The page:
first_imgTechnical The University of St. Augustine for Health Sciences is an equalopportunity at will employer and does not discriminate against anyemployee or applicant for employment because of age, race,religion, color, disability, sex, sexual orientation or nationalorigin. Reports student outcomes and uses this information for teachingand learning improvements Operational Communicates Effectively: Adapts oral and written communicationapproach and style to the audience and based on the message.Drives Engagement: Makes students feel welcomed, understood,and valued. Creates a learning environment that is compelling,challenging, and productive. LICENSURE and/or CERTIFICATIONFaculty Members must beappropriately credentialed, possess anearned degree from an accreditedinstitution or recognized by acountry’s ministry of education in thediscipline being taught, andbe licensed or license-eligible in order to teachin specificprograms.BUSINESS COMPETENCIESCommitted to Mission and Values – Has aclear understandingof institution’s mission and values. Has a passion forfacilitatinglearning and for enabling students to navigate their ownlearningjourney.Contribute Knowledge to the Discipline – Compelledby theopportunity to contribute through research, scholarshipprofessionalpractice or creativity.Accountable -Takes personalresponsibility for own goals andoutcomes to ensure student success.Establishes clear expectations,follows through on commitments to students andholds themaccountable for assignments and performanceCollaborative – Works cooperatively withothers across theinstitution and beyond, including the community andthroughpartnerships. Represents own interests while being inclusiveand fair toothers.Communicates Effectively – Adapts oraland writtencommunication approach and style to the audience and based onthemessage. Also listens attentively to others.Drives Engagement – Makes students feelwelcome, understoodand valued. Creates a learning environment that iscompelling,challenging and productive.Academic Discipline Expertise – Hassufficient credentials,industry expertise and/or experience in the disciplineto teachaccording to the standards and qualifications required.Education Design – Designs learningexperiences closelylinked to learning outcomes including lesson planning,design ofproject, work integrated, group learning experiences, orinteractivelearning objects. Has depth of expertise in pedagogy,andragogy and overalllearning effectiveness.Teaching Delivery/Learning FacilitationSkills – Managessmall, large, blended, hybrid and/or online classrooms,monitoringand ensuring participation, managing one’s own and students’timeand attention effectively.ADDITIONALCOMPETENCIESTo perform the job successfully, an individual shoulddemonstratethe following competencies to perform the essential functions oftheposition:Core Ethics and Values Promotes professionalism by modeling such behaviors inside andoutside the classroom setting; promotes interprofessionaldialogCollaborates with necessary departments to support a positiveteam environmentUpholds University core values, policies and procedures The mission of The University of St. Augustine for Health Sciencesis the development of professional health care practitionersthrough innovation, individualized, and quality classroom,clinical, and distance education. GENERAL SUMMARYA contributing faculty member at the University of St. Augustinefor HealthSciences (USAHS) provides engaging clinically-focusedlearning opportunitiesfor students in the health scienceprofessions, through face-to-face, blended,and/or online deliverymethods.ESSENTIAL DUTIES AND RESPONSIBILITIESMaintains expertise in content areaPromotes student success through optimal studentengagement Keeps course content current and as necessary, aligned withcourse consistency policy Recommends course improvements for upcoming semester Completes all course management requirements to meet programdeadlinesPrepares and delivers course contentMonitors student progress; gives feedback as appropriateFacilitates student participation in learning activitiesServes as student-to-university liaison OTHER DUTIES AND RESPONSIBILITIESMay perform other duties andresponsibilities that management maydeem necessary from time to time.TRAVEL REQUIREMENTSSome travel may be required.POSITION IN ORGANIZATIONREPORTS TO: Academic Program DirectorPOSITIONS SUPERVISED: NoneTECHNICAL, MANAGERIAL, and PEOPLE SKILLS REQUIREDTo perform this job successfully an individual must be able toperformeach essential duty satisfactorily. The requirements listedbelow arerepresentative of the knowledge, skill, and/or abilityrequired. Incumbentswill be evaluated, in part, based onperformance of each essential function.Appropriate reasonableaccommodations may be made to enable individuals withdisabilitiesto perform essential functions.EDUCATION and/or EXPERIENCEExperience with distance learning preferred.Terminal degree preferred. Post- professional master’sdegree or clinical doctorate with demonstrated clinical expertisewith plans to obtain a terminal degree will be consideredPrior teaching experience preferred [could includeonline]Experience in scholarly activity preferredA minimum of 3 years of clinical experience in the area ofcourse content requiredWorking knowledge of educational theory and methodology Assesses student performance onpapers/examinations/projectsCommunicates with program director (and course coordinator ifteaching a multi-section course) regarding student difficulties orissues that ariseEnsures consistent content and testing, if a multi-sectioncourseCompletes annual self-evaluation of teaching performance; setsgoals for improvement Teaching Delivery/Learning Facilitation Skills: Manages small,large, blended, hybrid, and/or online classrooms, monitoring andensuring participation, managing one’s own and students’ time andattention effectively.Academic Discipline Expertise: Has sufficient credentials,industry expertise, and/or experience in the discipline to eachaccording to the standards and qualifications required. Committed to Mission and Values: Has a clear understanding ofinstitution’s mission and values. Has a passion for facilitatinglearning and for enabling students to navigate their own learningjourney.last_img read more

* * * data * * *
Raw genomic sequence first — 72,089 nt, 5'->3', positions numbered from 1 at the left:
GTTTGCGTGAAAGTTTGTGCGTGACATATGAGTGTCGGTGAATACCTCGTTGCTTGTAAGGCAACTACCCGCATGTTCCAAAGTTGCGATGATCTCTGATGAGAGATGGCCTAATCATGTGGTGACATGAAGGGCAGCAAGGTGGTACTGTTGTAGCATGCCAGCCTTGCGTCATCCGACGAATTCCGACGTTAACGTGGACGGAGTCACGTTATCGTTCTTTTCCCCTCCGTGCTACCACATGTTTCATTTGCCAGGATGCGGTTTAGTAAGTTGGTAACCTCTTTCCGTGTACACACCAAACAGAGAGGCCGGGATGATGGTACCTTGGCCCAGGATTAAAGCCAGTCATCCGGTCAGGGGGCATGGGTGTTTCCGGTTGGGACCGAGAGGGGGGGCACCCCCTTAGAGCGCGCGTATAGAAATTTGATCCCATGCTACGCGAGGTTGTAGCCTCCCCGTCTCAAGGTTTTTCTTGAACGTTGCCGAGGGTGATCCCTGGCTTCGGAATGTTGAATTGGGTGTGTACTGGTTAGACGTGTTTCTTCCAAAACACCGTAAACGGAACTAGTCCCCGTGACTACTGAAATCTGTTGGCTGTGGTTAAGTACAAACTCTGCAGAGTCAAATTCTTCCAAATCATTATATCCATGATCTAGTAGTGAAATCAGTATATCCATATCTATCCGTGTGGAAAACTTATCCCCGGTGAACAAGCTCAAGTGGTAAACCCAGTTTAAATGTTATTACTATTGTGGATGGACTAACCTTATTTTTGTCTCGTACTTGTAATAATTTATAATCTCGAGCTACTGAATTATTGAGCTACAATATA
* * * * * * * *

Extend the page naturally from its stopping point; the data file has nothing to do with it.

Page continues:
Press release: UK Statement on Allegations of Chemical Weapons Use in Aleppo